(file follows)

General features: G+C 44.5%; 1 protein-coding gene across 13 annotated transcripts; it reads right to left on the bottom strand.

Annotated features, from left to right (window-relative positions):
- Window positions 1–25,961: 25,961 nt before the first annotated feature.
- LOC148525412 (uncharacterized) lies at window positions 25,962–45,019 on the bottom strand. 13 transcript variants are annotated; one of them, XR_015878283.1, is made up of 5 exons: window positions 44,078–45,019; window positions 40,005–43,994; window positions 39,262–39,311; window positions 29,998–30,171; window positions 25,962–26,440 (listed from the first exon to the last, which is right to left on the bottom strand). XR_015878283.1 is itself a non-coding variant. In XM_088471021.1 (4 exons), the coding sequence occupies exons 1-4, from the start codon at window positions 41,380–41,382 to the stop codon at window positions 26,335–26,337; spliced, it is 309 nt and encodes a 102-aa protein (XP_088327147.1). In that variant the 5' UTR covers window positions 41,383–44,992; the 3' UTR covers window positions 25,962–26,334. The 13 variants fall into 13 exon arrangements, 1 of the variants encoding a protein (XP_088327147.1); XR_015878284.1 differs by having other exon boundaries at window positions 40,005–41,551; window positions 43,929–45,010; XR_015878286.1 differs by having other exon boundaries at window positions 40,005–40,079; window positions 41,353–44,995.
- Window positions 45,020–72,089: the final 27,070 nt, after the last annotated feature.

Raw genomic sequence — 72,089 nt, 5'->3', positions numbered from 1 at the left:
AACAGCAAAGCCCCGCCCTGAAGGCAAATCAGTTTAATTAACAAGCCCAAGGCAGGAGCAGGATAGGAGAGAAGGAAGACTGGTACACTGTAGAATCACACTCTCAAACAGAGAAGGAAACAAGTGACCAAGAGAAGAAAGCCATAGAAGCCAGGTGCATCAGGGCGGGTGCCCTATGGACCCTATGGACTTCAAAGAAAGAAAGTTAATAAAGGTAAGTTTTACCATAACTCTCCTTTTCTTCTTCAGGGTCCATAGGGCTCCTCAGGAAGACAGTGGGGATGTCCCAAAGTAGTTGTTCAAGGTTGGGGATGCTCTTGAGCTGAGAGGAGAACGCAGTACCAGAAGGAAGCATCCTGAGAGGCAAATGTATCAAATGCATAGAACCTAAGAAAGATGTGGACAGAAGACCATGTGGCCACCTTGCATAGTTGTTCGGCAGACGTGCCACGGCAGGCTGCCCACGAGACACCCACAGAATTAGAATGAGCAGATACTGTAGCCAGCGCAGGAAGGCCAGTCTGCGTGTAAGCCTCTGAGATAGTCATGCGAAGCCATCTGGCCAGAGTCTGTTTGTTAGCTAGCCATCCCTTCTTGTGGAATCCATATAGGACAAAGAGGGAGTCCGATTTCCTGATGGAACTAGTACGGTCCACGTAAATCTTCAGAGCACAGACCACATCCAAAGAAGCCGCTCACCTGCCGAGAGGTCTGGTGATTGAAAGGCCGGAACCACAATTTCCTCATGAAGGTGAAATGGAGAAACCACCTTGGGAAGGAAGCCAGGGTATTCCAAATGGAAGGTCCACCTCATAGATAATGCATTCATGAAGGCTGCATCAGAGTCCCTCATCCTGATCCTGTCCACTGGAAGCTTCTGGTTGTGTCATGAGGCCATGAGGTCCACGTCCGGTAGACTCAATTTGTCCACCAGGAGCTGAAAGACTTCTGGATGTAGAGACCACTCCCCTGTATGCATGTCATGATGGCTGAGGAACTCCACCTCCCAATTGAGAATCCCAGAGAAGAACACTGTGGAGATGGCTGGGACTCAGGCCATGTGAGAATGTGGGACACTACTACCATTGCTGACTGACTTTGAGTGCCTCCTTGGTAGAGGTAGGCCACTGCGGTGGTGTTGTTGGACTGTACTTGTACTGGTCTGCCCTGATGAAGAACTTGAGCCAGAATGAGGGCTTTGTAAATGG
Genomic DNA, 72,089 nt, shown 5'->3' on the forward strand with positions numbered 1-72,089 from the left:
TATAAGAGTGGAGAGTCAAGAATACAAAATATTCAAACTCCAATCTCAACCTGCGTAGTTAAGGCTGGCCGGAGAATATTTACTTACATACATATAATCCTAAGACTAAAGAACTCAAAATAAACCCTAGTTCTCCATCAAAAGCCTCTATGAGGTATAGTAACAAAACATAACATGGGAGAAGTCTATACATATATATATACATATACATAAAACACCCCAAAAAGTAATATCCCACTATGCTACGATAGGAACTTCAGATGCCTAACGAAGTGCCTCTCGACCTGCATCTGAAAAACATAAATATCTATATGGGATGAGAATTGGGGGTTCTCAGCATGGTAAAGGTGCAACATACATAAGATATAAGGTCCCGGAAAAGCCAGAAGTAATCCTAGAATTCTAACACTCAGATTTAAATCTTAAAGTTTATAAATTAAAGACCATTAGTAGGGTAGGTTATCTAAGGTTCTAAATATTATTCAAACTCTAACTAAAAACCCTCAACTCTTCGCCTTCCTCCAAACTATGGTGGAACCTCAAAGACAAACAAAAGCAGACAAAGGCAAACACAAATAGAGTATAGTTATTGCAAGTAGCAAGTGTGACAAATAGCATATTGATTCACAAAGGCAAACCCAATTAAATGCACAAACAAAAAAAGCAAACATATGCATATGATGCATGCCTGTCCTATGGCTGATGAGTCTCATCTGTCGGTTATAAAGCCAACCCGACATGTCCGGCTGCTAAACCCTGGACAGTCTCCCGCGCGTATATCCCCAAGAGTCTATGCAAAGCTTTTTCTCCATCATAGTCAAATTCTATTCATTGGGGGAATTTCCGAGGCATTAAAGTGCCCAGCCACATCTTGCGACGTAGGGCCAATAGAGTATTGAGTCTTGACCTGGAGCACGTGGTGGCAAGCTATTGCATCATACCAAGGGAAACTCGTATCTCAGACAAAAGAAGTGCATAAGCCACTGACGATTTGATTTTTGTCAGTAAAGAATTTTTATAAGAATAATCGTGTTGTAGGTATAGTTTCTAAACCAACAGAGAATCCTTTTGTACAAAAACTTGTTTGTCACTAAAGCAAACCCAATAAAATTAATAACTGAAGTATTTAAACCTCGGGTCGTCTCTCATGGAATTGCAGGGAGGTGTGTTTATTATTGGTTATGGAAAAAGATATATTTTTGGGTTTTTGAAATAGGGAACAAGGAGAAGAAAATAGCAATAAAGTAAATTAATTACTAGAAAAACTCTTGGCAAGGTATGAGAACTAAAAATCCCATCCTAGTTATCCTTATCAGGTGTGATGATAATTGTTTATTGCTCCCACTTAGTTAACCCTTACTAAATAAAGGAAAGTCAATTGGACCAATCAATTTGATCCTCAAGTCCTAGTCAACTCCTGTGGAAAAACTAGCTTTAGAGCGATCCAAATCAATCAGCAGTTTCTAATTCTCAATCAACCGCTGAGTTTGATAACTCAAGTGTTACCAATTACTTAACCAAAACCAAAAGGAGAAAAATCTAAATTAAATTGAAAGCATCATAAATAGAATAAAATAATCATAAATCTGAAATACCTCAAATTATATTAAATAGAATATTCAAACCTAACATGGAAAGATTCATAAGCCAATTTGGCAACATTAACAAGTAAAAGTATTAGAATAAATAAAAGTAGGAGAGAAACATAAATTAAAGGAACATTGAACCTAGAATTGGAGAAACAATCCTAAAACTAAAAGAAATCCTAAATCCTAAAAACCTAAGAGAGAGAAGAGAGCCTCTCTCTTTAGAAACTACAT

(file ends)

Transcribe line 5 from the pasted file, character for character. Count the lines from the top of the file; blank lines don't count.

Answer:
- Window positions 45,020–72,089: the final 27,070 nt, after the last annotated feature.